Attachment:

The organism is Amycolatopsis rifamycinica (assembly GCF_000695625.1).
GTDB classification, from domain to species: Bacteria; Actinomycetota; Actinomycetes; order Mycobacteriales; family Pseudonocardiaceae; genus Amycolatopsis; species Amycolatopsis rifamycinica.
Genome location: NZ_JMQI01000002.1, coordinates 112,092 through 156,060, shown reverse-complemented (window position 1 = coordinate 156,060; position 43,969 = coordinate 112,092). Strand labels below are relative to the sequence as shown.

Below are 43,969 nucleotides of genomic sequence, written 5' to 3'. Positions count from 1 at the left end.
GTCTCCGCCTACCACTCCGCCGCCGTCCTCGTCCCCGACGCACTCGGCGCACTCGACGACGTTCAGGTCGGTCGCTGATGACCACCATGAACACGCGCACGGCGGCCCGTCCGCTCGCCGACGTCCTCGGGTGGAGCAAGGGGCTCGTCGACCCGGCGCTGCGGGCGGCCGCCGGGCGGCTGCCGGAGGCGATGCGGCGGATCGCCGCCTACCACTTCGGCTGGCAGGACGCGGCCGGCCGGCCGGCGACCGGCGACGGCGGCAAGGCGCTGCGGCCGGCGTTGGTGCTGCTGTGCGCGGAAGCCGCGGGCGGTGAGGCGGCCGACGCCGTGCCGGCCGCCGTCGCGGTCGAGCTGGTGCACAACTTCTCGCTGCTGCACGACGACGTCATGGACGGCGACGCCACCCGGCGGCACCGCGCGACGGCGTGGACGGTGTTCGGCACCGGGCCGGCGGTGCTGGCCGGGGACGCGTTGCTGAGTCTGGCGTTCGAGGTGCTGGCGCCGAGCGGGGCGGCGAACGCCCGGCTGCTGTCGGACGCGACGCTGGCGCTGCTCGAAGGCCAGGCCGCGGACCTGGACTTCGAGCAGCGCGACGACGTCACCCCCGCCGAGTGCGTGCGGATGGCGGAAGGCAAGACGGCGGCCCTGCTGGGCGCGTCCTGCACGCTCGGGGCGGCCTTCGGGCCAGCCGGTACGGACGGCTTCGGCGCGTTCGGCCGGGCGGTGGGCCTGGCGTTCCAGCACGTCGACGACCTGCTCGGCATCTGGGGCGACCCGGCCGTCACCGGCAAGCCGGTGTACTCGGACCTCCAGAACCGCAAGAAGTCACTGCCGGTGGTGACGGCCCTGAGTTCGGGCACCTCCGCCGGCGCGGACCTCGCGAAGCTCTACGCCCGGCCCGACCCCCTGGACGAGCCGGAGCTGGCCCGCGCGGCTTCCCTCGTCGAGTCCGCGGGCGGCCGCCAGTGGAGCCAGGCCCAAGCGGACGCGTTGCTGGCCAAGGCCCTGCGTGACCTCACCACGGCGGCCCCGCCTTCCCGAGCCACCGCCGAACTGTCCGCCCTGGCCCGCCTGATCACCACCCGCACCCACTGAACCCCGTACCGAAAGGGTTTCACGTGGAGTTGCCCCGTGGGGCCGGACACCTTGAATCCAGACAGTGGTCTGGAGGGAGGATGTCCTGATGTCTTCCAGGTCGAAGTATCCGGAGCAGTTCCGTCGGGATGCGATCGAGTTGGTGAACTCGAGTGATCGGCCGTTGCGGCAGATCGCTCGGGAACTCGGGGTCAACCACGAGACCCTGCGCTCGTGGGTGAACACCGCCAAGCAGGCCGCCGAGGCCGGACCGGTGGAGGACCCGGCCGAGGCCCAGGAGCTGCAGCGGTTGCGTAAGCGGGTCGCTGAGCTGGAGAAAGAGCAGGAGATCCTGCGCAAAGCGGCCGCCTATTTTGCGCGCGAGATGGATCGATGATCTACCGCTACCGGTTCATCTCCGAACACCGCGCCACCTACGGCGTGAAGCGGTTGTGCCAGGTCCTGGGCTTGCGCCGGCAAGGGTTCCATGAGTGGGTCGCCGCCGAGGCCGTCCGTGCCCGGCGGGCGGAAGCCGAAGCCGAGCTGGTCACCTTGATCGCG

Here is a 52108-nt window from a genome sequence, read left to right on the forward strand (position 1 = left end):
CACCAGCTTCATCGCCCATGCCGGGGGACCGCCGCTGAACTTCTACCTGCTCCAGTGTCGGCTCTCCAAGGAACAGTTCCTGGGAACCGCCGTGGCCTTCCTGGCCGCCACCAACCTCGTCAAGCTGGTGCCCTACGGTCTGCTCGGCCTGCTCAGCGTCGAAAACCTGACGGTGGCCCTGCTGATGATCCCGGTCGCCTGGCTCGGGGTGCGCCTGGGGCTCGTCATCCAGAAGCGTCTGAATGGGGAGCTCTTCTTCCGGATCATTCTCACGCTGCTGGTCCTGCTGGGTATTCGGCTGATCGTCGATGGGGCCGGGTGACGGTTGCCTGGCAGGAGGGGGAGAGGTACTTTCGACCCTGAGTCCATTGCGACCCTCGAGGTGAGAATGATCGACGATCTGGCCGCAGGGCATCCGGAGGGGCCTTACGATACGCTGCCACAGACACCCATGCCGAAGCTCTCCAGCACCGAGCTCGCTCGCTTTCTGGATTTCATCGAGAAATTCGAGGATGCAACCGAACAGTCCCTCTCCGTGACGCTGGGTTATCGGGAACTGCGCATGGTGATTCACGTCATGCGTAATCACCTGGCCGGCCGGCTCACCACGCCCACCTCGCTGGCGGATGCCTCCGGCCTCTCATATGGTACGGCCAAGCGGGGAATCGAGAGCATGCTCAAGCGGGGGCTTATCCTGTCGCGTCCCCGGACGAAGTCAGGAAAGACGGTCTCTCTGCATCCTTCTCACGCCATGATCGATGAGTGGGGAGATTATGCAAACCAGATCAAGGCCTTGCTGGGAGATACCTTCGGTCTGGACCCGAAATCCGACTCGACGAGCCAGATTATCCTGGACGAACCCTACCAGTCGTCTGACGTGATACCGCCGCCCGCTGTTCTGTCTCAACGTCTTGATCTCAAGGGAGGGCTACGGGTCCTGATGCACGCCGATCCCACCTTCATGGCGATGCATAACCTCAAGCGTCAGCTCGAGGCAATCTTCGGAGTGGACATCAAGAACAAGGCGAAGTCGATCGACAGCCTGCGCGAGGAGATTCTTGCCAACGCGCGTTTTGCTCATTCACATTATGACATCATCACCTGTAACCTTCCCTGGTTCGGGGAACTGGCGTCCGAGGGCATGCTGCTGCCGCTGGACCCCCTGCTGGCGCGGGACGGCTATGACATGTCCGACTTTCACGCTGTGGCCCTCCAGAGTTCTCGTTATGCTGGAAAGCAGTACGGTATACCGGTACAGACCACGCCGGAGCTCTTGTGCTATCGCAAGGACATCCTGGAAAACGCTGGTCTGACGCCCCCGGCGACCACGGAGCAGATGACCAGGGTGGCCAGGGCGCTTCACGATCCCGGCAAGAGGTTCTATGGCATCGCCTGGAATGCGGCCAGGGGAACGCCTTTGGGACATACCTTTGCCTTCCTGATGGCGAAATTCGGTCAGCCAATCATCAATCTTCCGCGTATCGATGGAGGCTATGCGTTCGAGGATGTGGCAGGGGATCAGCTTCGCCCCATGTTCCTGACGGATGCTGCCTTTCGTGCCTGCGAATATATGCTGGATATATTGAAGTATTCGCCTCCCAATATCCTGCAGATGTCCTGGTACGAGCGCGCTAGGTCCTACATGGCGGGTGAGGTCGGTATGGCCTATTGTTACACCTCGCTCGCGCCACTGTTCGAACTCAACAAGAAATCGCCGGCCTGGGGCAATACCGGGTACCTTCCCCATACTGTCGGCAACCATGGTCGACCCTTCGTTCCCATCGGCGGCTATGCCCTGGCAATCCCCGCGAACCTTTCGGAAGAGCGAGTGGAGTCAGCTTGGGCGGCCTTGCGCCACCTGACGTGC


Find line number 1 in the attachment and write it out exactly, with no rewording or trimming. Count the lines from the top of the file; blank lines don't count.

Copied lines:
The organism is Amycolatopsis rifamycinica (assembly GCF_000695625.1).